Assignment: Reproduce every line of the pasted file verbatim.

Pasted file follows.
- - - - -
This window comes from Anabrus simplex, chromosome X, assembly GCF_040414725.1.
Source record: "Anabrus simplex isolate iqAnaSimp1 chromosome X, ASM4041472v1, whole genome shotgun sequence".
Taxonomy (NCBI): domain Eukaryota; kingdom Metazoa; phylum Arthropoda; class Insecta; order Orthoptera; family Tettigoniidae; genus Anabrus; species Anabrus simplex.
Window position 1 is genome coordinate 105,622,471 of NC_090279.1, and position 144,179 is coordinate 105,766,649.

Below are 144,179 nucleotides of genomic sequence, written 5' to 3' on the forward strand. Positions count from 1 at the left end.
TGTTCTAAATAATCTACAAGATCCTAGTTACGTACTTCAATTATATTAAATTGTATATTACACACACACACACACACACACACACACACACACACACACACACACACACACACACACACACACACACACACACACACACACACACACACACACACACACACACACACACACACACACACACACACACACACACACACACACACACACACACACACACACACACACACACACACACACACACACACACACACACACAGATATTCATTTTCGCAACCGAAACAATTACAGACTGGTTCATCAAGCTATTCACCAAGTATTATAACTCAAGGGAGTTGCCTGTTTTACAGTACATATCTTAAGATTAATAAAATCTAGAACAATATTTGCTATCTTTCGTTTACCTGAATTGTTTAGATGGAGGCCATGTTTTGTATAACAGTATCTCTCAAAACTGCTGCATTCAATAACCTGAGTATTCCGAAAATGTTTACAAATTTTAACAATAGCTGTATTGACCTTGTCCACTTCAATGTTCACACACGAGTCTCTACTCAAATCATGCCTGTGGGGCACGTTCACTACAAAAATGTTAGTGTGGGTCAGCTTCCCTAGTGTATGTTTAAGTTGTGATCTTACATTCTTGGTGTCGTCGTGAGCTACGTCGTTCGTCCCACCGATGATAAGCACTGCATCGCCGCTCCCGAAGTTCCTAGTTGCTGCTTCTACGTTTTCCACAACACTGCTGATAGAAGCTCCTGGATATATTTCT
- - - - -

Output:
This window comes from Anabrus simplex, chromosome X, assembly GCF_040414725.1.
Source record: "Anabrus simplex isolate iqAnaSimp1 chromosome X, ASM4041472v1, whole genome shotgun sequence".
Taxonomy (NCBI): domain Eukaryota; kingdom Metazoa; phylum Arthropoda; class Insecta; order Orthoptera; family Tettigoniidae; genus Anabrus; species Anabrus simplex.
Window position 1 is genome coordinate 105,622,471 of NC_090279.1, and position 144,179 is coordinate 105,766,649.

Below are 144,179 nucleotides of genomic sequence, written 5' to 3' on the forward strand. Positions count from 1 at the left end.
TGTTCTAAATAATCTACAAGATCCTAGTTACGTACTTCAATTATATTAAATTGTATATTACACACACACACACACACACACACACACACACACACACACACACACACACACACACACACACACACACACACACACACACACACACACACACACACACACACACACACACACACACACACACACACACACACACACACACACACACACACACACACACACACACACACACACACACACACACACACACACACACACAGATATTCATTTTCGCAACCGAAACAATTACAGACTGGTTCATCAAGCTATTCACCAAGTATTATAACTCAAGGGAGTTGCCTGTTTTACAGTACATATCTTAAGATTAATAAAATCTAGAACAATATTTGCTATCTTTCGTTTACCTGAATTGTTTAGATGGAGGCCATGTTTTGTATAACAGTATCTCTCAAAACTGCTGCATTCAATAACCTGAGTATTCCGAAAATGTTTACAAATTTTAACAATAGCTGTATTGACCTTGTCCACTTCAATGTTCACACACGAGTCTCTACTCAAATCATGCCTGTGGGGCACGTTCACTACAAAAATGTTAGTGTGGGTCAGCTTCCCTAGTGTATGTTTAAGTTGTGATCTTACATTCTTGGTGTCGTCGTGAGCTACGTCGTTCGTCCCACCGATGATAAGCACTGCATCGCCGCTCCCGAAGTTCCTAGTTGCTGCTTCTACGTTTTCCACAACACTGCTGATAGAAGCTCCTGGATATATTTCT